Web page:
At the heart of this all was Gyllenhaal, ironically with his weird, almost caricatured performance managing to keep the tone from heading to the cartoonish since he acted as a lightning rod for all the madness that surrounds the character, and indeed is exploited by him. With a lean and hungry look, as the saying goes, a wide, insincere smile you wouldn't trust and eyes disturbingly too big for his face, Louis was a great creation, well worth the potential for sermonising that constantly threatened to turn the film into a stern lecture. Once he has his camcorder and a radio tuned to a police band, he is all set to show up at the scenes of accidents and crimes to gather clips to sell to the news stations, though he chooses to stick with one, the lowest rated.

Perhaps working out that the channel with the fewest viewers are more desperate to pay for what he captures, Bloom feeds into a need for those audiences to believe that they are practically living in a city under a siege of criminality, thereby perversely reassuring them their worst fears are confirmed, that in spite of the fact those crime rates are going down. Since that is the case, the money exchanged for videos of such events is only growing more scarce, yet Bloom is the man of the moment as far as that is concerned pushing his luck further and further and getting away with his utter lack of moral compunction since he is providing a service that is feasting on itself in a vicious circle. Gyllenhaal was the perfect embodiment of that and by the finale you were goaded into accepting the news and those who collect it were nothing less than ghouls.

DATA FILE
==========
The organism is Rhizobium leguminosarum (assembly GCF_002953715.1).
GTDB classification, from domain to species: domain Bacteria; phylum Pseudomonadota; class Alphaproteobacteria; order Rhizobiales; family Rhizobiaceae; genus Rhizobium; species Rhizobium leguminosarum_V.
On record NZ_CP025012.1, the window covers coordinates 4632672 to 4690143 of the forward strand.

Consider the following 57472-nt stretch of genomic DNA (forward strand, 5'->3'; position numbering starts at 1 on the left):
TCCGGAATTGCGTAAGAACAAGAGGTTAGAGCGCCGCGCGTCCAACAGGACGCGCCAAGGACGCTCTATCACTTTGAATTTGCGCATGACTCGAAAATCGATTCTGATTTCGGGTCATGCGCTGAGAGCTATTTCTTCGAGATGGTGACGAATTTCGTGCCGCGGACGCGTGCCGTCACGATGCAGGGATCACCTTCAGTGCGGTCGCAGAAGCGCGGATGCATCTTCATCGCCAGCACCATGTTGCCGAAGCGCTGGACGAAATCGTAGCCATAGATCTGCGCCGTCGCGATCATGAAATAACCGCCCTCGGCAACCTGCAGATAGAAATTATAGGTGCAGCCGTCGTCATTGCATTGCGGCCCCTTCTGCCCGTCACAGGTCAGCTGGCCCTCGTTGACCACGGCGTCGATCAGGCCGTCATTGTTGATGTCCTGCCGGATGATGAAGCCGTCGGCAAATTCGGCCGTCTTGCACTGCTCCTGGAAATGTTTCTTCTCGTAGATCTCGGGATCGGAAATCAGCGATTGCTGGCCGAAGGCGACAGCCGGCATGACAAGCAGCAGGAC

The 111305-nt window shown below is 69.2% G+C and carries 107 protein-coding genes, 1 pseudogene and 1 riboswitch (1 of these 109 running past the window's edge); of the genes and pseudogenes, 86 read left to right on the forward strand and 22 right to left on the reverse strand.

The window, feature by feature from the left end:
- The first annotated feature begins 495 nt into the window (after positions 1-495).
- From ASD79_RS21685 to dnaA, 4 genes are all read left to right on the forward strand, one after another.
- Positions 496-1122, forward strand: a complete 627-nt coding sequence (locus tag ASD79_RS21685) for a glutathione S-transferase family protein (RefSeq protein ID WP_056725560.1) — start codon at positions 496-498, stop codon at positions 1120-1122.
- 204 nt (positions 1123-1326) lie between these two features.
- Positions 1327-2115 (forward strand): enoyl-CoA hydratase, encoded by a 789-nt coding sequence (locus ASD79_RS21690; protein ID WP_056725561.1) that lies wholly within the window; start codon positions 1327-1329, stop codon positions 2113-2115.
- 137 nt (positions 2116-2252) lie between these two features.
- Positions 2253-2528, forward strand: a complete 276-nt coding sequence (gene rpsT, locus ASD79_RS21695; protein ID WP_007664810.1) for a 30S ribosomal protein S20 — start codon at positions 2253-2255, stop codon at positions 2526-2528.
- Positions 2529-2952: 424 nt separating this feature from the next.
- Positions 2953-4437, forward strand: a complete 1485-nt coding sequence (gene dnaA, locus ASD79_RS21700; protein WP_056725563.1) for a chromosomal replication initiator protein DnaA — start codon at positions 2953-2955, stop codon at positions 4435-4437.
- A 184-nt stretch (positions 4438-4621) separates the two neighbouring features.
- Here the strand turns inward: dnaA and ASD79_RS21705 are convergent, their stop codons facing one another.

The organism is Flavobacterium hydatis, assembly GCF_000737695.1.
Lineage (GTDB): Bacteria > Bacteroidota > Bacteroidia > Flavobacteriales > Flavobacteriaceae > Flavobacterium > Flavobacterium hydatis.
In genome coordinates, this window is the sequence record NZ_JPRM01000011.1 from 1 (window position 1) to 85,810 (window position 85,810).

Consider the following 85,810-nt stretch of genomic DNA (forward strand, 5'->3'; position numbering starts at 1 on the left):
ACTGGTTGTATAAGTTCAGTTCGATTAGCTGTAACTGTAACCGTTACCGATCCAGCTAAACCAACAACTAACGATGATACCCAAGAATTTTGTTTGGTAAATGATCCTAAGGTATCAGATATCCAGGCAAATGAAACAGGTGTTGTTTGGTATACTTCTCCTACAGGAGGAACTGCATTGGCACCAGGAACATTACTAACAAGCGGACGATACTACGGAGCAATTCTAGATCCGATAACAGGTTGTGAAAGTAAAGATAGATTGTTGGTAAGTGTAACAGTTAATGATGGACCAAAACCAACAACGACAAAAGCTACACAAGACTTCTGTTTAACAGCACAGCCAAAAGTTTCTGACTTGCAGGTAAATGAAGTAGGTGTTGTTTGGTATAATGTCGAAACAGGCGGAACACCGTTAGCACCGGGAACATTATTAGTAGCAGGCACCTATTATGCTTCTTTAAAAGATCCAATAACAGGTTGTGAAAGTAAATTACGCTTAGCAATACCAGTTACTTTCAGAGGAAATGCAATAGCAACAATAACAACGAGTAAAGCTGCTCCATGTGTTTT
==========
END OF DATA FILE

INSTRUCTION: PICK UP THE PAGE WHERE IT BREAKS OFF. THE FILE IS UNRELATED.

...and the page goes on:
Not that Gilroy was going to tar every journalist with the same brush, there was a voice of reason in the newsroom, Frank (Kevin Rahm, best known from television's Mad Men) who keeps needling his bosses that the ethics of broadcasting Bloom's finds were shaky at best, nonexistent at worst - and worst is how we regard this. Naturally he is shouted down, particularly by the head of news Nina Romina (Rene Russo in the Faye Dunaway role, proving it pays to be the wife of the director) who when introduced doesn't appear to have questioned her role in this sorry state of affairs in a long time, but when Bloom not only brings her invaluable footage of a mass murder, apparently a home invasion of an innocent family, but tries to seduce her too in a sick power play, her resolve is only bolstered. Also worth mentioning was Bloom's sole employee Rick (Riz Ahmed) a sort of ignored Jiminy Cricket who really needs an income, and Bill Paxton as a rival with a horrible comeuppance in Bloom's bulldozing of decency. It did get contrived, but Gyllenhaal was a skincrawler. Music by James Newton Howard.

[Entertainment One's DVD has a director's commentary and behind the scenes featurette as extras.]
Reviewer: Graeme Clark

 

This review has been viewed 1876 time(s).

As a member you could Rate this film

 
Review Comments (0)


Untitled 1

Login
  Username:
 
  Password:
 
   
 
Forgotten your details? Enter email address in Username box and click Reminder. Your details will be emailed to you.
   

Latest Poll
Which star probably has psychic powers?
Laurence Fishburne
Nicolas Cage
Anya Taylor-Joy
Patrick Stewart
Sissy Spacek
Michelle Yeoh
Aubrey Plaza
Tom Cruise
Beatrice Dalle
Michael Ironside
   
 
   

Recent Visitors
Graeme Clark
Darren Jones
Andrew Pragasam
Stately Wayne Manor
Enoch Sneed
  Geraint Morgan
Paul Smith
  Lee Fiveash
   

 

Last Updated: